The world of cryptocurrency is expanding at an undying rate, with newer options emerging on to the realm of crypto-sphere with each passing day. New crypto-tokens are revealed each month, which brings a series of Initial Coin Offerings (ICOs) alongside their launch.
The year 2017 saw one of the biggest crypto bull-runs of all time, with a ridiculous amount of investments being thrown into the crypto-universe. With huge stakes involved in this field, it lays down the basis for enticing scammers. Where investors have been seen to put their money into lesser known cryptocurrencies, they are equally likely to invest in some fraudulent technology as well.
Initial Coin Offerings (ICOs) are basically a new normal in the cryptocurrency industry. New ambitious projects organize their ICOs as a means of fundraising their whole project. Investors are given the tokens at a discounted price in return of hopes of high returns.
When a new project reveals their technology and the ground-breaking purpose they intend to serve, they create a hype in the crypto-market around their project. More and more investors are attracted towards the project as they think that this project will be worth way more in the future and will allow them to earn decent return on profit.
There are tons of different cryptocurrencies out there, many of which are currently offering ICOs. Every single one of them promises huge returns on investment. But before you get carried away by all the too-good-to-be-true claims, you should bear in mind that many of these ICOs will inevitably fail or turn out to be a scam.
Therefore, it is of utmost importance that you should carry out your own research before putting your money in some ICO.
So, how to know which ICOs to invest in?
1. What are their websites like? Do they have whitepapers?
The first and the foremost thing to check about the project behind an ICO is to look at their technical aspects. What does their website say about them? Do they have a proper whitepaper to support their claims? There are many projects out there who do have a whitepaper describing their technology, but their whitepaper is scientifically very weak.
Just to have some tech-savvy jargons in your whitepaper is not enough, the idea and the technology should make some sense as well.
2. Who are the people behind the ICOs?
Secondly, the team behind the project is a good indicator of the legitimacy of the project. A solid team which has experienced members of their individual domains looks like good fit for the project. Many cryptocurrency projects were able to capitalize on their ICOs just because they had an industry expert in their development team or board of advisors.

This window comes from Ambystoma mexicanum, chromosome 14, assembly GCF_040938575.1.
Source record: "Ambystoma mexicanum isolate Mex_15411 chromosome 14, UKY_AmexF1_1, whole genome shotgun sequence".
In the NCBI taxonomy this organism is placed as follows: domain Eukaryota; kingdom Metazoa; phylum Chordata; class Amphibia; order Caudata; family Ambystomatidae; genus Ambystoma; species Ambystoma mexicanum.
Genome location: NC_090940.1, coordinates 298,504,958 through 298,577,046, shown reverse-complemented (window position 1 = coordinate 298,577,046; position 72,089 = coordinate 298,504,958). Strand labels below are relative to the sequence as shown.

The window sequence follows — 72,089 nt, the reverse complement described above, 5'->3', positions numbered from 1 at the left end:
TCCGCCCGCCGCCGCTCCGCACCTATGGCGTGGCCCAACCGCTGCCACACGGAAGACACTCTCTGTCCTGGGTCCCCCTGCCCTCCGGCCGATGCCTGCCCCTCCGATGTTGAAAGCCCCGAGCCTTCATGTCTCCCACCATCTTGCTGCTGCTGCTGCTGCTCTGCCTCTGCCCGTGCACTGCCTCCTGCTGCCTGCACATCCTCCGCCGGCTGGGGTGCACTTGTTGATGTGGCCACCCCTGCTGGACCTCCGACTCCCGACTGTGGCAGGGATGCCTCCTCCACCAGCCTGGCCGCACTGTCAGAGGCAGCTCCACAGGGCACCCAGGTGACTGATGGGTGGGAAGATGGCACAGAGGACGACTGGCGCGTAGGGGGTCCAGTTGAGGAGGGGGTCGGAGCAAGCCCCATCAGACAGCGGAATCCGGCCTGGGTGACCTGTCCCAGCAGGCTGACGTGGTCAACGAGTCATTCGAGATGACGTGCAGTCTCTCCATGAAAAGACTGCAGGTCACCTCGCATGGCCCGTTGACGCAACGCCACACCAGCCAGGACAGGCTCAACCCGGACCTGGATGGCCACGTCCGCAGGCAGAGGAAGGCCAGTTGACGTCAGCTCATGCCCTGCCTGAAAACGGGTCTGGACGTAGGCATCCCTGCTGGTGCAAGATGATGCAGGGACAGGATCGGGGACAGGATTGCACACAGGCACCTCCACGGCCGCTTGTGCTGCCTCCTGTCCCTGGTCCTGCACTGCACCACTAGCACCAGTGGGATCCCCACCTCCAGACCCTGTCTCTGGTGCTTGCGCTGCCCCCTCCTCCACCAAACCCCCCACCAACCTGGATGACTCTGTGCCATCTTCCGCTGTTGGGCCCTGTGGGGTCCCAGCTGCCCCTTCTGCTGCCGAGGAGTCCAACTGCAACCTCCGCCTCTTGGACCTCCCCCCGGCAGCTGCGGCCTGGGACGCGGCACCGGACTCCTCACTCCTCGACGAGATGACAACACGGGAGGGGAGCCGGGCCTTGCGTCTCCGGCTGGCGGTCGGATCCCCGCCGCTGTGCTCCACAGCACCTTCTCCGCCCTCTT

Renowned individuals endorsing a project mean that the project is there to stay; it might get in to a technical roadblock, but it is not a scam altogether at least.
3. What does the market think of the ICOs?
The next step in the evaluation is to look for the market views. Social media forums and cryptocurrency influencers are a good source of some hidden information. At times, people get hold of some piece of important information that might shape the future of the cryptocurrency.
A potential partnership under the covers or a sense of scam by an ICO, analysts are generally good at busting the facts out. Therefore, it is a good practice to search the market, and judge for yourself what is in the crypto-news.
4. What problems are they trying to solve?
Lastly, another impactful feature, yet not very decisive one is to investigate about the core business problem. What problem are they here to solve for the community, which aspect of the cryptocurrency world are they about to disrupt and what is the business model they are based on? These are some of the questions which will tell you more about the readiness and sincerity of a project.
Investing in ICOs can be very risky; but as the old saying goes: with higher risks comes higher returns! Therefore, it is important to be absolutely certain about the step you are going to take. If a cryptocurrency project is in its ICO stage, it means that it is a very young technology.
There are high chances that the technology might not be able to do big and fail very soon. So a word of advice, only invest the money which you can afford to lose.